Rebirth of Reason

The Free Radical
War for Men's Minds

A Libertarian Dream of America
by Larry Sechrest

In 1963 Martin Luther King electrified the nation with his "I have a dream" speech. His words that day constituted superb oratory, but questionable philosophy. On this anniversary of Reverend King’s birth I wish to say that I have a rather different dream for this nation.

I dream of an America in which the rights of the individual shall be held sacred--- regardless of that person’s sex, color, or political and religious beliefs. An America of which it can truly be said that no individual will ever be sacrificed for the "common good" or the "betterment of his fellow men" or for "national security considerations" or for any other of the multitude of excuses dredged up by the collectivists of the world.

The social goal will not be that espoused by King--- namely, universal brotherly love. That is both unrealistic and impossible. Love must be earned if it is to be genuine. Love springs from profoundly shared values. Love cannot be a duty, something owed to another. It cannot, therefore, be a reasonable social ideal. I dream of an America in which the ideal is an unfailing respect for the rights of every man to maintain his own life, to promote his own liberty, and to work for and keep his own property. Notice there is no guarantee that you will have property--- only that if you earn it, you can keep it. Mere need will not constitute a valid claim upon the wealth or income of another.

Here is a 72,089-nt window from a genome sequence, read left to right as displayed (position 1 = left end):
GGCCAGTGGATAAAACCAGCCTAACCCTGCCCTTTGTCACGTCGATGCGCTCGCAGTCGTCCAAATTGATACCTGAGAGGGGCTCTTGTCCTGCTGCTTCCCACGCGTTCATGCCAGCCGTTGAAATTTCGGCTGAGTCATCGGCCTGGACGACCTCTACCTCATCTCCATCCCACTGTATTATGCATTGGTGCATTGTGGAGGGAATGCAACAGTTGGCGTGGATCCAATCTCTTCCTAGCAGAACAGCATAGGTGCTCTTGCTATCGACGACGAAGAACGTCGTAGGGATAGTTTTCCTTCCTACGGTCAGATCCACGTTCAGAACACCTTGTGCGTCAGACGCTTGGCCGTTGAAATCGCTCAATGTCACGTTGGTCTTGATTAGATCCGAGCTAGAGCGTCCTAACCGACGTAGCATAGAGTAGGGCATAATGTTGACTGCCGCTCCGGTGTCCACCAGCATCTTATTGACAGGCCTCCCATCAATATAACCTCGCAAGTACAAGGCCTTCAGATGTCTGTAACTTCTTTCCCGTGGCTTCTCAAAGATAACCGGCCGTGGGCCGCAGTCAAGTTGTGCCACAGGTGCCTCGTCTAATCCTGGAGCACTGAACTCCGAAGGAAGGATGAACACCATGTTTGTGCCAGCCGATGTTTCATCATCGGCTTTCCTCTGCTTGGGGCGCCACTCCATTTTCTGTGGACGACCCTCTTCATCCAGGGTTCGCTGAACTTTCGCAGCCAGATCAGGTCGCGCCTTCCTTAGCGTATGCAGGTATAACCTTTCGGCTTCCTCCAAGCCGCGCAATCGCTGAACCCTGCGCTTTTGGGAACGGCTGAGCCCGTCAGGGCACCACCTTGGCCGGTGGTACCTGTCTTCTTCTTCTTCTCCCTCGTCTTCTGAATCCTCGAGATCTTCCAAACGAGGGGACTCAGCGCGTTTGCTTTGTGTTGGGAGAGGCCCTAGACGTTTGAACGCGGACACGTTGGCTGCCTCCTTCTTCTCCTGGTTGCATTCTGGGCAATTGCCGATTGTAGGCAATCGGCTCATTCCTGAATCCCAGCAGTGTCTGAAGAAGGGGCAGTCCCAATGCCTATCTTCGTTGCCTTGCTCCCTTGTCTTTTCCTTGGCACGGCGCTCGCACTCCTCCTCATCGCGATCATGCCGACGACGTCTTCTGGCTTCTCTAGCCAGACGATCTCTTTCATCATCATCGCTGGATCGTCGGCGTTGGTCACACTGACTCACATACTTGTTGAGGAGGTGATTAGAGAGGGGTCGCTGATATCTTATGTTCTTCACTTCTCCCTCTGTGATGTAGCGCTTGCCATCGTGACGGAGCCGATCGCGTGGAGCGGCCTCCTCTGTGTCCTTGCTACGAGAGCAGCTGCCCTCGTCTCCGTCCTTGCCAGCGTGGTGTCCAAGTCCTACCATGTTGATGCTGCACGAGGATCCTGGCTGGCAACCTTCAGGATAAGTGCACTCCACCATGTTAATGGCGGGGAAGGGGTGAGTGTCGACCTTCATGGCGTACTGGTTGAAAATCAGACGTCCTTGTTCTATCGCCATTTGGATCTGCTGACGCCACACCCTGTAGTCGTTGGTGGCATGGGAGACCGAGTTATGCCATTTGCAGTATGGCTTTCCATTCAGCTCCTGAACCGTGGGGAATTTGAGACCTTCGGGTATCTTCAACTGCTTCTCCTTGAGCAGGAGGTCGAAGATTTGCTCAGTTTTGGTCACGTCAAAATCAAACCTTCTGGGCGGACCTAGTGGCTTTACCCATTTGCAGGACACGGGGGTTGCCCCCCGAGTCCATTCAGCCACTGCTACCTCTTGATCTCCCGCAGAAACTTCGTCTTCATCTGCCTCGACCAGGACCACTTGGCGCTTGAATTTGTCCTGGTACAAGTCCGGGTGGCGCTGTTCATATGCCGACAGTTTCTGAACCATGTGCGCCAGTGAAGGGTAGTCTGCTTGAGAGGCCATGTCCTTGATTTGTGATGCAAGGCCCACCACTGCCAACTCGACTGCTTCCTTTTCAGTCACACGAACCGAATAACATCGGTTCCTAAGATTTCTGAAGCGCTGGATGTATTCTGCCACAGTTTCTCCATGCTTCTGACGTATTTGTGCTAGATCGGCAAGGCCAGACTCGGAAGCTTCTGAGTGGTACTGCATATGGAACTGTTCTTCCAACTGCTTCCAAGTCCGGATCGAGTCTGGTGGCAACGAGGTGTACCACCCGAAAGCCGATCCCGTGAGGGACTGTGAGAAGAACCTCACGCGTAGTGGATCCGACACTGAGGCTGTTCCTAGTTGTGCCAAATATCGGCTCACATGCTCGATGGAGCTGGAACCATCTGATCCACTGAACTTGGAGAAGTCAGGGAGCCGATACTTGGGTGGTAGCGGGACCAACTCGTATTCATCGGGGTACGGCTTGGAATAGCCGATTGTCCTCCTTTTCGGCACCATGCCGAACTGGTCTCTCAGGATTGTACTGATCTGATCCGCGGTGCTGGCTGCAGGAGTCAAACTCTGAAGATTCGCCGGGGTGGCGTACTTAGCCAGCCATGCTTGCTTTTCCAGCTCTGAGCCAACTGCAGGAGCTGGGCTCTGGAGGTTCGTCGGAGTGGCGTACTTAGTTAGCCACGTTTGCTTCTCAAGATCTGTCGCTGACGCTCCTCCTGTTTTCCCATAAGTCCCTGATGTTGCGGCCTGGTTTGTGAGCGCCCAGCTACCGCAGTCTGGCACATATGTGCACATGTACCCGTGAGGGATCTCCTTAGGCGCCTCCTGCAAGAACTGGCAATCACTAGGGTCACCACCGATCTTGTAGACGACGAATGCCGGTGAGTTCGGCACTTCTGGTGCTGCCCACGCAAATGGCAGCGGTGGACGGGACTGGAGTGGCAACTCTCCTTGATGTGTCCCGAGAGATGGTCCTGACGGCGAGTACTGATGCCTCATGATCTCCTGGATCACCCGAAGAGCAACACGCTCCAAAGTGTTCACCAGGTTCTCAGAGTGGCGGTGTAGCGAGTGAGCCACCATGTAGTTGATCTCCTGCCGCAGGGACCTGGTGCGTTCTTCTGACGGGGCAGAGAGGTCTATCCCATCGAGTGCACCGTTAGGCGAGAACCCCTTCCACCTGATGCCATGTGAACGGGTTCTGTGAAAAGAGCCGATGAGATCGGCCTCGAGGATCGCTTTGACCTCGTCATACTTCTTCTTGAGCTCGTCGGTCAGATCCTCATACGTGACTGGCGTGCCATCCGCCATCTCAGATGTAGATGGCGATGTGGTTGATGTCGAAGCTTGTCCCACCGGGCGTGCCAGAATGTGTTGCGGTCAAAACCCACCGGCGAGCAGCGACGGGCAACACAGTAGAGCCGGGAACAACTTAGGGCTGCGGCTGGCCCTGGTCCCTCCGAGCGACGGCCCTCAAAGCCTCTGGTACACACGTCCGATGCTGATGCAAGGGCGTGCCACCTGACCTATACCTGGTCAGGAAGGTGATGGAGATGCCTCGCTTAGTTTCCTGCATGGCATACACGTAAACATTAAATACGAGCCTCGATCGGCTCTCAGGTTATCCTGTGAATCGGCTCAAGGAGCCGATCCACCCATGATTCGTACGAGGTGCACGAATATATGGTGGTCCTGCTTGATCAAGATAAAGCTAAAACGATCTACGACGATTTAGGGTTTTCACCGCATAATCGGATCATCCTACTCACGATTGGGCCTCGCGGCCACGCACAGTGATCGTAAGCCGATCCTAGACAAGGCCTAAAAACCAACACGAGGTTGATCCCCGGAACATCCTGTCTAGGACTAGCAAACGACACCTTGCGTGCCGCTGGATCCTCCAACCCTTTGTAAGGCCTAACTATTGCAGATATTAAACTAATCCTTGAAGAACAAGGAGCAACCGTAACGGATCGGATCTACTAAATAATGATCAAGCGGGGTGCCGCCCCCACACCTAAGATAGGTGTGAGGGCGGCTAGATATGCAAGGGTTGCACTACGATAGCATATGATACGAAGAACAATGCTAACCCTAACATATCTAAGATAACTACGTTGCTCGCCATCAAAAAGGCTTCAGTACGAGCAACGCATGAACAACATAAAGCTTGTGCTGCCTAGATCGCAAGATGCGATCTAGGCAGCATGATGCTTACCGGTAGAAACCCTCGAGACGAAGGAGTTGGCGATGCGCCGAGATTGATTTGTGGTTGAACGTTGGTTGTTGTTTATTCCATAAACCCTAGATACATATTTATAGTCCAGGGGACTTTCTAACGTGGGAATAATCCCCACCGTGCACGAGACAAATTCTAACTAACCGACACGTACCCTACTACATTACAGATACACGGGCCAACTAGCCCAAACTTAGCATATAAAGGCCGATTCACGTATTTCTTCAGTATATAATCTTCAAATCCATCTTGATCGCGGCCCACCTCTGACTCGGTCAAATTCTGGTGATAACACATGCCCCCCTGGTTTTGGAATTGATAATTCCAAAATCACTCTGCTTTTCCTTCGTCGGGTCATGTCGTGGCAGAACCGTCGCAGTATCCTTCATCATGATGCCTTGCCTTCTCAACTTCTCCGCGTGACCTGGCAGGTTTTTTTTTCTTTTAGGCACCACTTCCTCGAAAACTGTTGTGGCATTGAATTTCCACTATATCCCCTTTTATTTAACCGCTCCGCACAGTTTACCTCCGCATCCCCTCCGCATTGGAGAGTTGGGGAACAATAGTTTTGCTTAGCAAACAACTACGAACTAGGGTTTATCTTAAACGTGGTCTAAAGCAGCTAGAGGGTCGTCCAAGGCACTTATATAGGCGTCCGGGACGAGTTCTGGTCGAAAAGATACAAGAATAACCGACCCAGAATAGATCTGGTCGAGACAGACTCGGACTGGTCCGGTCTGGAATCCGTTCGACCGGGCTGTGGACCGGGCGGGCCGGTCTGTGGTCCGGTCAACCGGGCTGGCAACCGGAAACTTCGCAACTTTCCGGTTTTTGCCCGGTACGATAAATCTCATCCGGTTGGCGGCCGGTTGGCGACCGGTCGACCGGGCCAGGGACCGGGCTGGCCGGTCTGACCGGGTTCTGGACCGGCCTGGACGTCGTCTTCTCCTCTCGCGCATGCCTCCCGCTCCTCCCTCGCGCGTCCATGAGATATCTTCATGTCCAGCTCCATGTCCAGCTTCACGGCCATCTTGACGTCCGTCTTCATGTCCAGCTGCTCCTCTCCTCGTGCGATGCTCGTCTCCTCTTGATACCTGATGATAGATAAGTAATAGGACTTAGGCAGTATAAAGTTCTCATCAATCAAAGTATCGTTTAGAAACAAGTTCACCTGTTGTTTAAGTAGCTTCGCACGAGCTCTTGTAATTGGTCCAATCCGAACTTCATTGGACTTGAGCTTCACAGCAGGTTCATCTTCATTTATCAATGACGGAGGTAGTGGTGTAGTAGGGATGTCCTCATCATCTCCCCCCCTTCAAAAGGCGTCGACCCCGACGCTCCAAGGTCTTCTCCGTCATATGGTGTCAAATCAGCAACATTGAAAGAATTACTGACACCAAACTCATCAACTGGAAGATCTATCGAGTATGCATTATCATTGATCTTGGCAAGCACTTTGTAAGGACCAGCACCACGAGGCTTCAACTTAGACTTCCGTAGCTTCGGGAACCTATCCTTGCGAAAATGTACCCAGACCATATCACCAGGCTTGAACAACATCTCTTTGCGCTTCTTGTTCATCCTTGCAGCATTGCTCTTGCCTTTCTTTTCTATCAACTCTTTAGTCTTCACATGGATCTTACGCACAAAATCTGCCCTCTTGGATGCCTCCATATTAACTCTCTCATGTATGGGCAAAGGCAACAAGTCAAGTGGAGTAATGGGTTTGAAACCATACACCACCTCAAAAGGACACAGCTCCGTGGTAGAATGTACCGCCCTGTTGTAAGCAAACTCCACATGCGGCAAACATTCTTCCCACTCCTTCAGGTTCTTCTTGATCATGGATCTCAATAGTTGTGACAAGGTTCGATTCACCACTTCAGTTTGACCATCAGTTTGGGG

I dream of an America in which the reaction to crime will be justice-- swift, sure, and terrible. An America where women and children can once again safely walk our streets at night.

I dream of an America in which eccentricity is no longer grounds for incarceration, in which private vices are no longer mistaken for public crimes.

I dream of an America in which your body and your mind will be literally your own, to do with as you see fit as long as you do not transgress against others.

I dream of an America unburdened by entangling alliances with foreign nations, free of the neurotic desire to be the world’s policeman.

I dream of an America in which education has ceased to be the political football of demagogues, in which our children’s schools are once again honored as institutions of enlightenment, not exploited as the tools of misguided social policies.

I dream of an America in which you can work where you want, hire and fire whom you want, live where you want, sleep with whom you want, read what you want, believe what you want, and buy or sell what you want.

I dream of an America to which pride has returned, where the "self-made man" is once again a possibility and a reality, not just a remote ideal, where it is widely recognized that the highest form of racial injustice is the welfare state.

I dream of an America to which erudition has returned, where it is well understood that highly-trained technicians can help to make a nation prosperous, but only persons truly educated can make (and keep) a nation free.

I dream of an America to which freedom has returned, where in every heart burns a fierce light, a love of life and liberty, a fire that banishes the shadow of tyranny and blinds the eye of the oppressor--- whether foreign or domestic.

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